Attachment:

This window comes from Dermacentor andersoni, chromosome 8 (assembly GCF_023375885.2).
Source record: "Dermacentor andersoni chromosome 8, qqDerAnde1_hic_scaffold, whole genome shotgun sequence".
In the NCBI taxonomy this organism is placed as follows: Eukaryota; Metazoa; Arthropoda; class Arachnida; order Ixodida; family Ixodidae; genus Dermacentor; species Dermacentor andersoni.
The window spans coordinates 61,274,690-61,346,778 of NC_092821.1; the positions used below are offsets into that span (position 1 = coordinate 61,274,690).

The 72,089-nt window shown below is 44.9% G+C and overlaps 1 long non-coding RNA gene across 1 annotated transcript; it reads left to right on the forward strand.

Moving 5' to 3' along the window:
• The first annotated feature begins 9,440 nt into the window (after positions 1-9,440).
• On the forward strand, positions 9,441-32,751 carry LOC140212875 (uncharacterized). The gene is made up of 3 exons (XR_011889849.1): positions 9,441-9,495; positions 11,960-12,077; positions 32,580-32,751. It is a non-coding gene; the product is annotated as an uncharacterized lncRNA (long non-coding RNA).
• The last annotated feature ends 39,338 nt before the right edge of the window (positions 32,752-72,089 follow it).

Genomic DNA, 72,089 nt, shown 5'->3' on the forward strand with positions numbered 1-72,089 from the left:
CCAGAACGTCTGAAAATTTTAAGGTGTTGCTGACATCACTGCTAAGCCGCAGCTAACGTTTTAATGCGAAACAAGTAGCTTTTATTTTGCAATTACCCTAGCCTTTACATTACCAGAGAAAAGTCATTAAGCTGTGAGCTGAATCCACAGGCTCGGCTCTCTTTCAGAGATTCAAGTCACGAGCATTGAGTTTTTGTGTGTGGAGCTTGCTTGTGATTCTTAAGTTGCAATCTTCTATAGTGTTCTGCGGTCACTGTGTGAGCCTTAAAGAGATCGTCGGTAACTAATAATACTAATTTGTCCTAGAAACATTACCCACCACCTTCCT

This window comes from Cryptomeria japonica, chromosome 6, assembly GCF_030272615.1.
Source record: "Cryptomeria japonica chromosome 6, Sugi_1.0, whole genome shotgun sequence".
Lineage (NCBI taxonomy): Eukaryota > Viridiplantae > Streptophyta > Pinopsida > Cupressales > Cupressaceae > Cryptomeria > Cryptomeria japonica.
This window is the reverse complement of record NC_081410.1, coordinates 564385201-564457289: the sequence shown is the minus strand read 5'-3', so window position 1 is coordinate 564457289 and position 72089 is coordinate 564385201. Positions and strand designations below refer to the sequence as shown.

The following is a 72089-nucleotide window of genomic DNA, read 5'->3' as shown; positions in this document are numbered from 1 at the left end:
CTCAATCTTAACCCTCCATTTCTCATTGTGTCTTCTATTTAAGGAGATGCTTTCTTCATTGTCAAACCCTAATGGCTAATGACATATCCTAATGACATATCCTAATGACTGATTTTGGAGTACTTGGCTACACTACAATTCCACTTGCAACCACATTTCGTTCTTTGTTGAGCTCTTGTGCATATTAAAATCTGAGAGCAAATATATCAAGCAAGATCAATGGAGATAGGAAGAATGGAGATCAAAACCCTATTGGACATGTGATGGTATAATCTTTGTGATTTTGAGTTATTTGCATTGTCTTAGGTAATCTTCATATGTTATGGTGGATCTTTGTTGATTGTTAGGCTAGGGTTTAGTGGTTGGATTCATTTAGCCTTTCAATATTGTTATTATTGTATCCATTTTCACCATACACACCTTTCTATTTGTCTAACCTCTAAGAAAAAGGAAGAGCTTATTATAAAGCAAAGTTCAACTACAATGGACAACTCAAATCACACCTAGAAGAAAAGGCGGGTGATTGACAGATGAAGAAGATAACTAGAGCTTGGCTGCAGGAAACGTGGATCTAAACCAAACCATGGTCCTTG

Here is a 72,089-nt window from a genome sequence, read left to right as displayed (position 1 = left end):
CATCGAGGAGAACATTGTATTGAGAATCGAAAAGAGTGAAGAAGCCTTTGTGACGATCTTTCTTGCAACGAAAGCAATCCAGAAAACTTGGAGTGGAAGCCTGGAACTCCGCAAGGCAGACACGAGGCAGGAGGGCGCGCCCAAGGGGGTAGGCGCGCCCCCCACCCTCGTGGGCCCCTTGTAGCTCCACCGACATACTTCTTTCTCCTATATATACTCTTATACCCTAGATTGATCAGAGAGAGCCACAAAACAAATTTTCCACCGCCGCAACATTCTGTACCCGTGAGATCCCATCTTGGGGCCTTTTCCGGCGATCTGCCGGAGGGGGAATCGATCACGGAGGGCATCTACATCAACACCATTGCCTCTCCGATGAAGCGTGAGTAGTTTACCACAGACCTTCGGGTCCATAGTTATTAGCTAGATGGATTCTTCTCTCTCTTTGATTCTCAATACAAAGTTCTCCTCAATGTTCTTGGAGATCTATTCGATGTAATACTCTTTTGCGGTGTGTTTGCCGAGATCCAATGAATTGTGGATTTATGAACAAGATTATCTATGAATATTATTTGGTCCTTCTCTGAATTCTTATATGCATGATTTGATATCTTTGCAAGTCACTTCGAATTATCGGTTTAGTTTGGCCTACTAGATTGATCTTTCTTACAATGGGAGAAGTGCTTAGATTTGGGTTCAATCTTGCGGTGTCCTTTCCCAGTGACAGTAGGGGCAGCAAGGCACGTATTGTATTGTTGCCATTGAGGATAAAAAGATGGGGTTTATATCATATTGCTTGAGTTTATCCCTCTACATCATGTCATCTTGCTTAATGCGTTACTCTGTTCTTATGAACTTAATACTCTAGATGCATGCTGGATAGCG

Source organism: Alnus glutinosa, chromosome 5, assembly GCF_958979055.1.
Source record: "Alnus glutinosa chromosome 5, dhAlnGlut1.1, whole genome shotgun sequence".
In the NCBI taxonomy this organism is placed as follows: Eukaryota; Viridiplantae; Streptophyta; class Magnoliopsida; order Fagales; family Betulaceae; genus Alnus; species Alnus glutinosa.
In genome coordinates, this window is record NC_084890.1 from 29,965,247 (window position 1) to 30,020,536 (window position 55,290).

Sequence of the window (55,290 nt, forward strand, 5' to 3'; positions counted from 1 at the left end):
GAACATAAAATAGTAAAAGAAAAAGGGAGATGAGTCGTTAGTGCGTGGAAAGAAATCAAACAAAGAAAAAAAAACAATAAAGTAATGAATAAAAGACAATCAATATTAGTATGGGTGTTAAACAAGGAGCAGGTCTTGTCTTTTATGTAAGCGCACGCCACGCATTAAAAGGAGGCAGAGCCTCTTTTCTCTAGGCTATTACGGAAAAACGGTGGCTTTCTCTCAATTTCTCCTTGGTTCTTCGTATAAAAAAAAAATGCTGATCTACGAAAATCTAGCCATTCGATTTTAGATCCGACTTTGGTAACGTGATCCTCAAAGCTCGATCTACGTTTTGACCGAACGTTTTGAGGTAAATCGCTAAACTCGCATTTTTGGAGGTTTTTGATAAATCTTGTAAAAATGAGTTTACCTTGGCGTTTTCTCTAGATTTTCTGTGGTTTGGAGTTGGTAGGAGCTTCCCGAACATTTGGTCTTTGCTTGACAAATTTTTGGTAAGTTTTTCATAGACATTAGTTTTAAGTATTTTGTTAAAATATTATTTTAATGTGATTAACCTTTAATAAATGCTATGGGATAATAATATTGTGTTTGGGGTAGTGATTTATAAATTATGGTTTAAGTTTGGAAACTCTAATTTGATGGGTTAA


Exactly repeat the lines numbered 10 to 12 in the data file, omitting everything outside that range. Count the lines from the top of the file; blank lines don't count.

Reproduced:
Genomic DNA, 72,089 nt, shown 5'->3' on the forward strand with positions numbered 1-72,089 from the left:
CCAGAACGTCTGAAAATTTTAAGGTGTTGCTGACATCACTGCTAAGCCGCAGCTAACGTTTTAATGCGAAACAAGTAGCTTTTATTTTGCAATTACCCTAGCCTTTACATTACCAGAGAAAAGTCATTAAGCTGTGAGCTGAATCCACAGGCTCGGCTCTCTTTCAGAGATTCAAGTCACGAGCATTGAGTTTTTGTGTGTGGAGCTTGCTTGTGATTCTTAAGTTGCAATCTTCTATAGTGTTCTGCGGTCACTGTGTGAGCCTTAAAGAGATCGTCGGTAACTAATAATACTAATTTGTCCTAGAAACATTACCCACCACCTTCCT

This window comes from Cryptomeria japonica, chromosome 6, assembly GCF_030272615.1.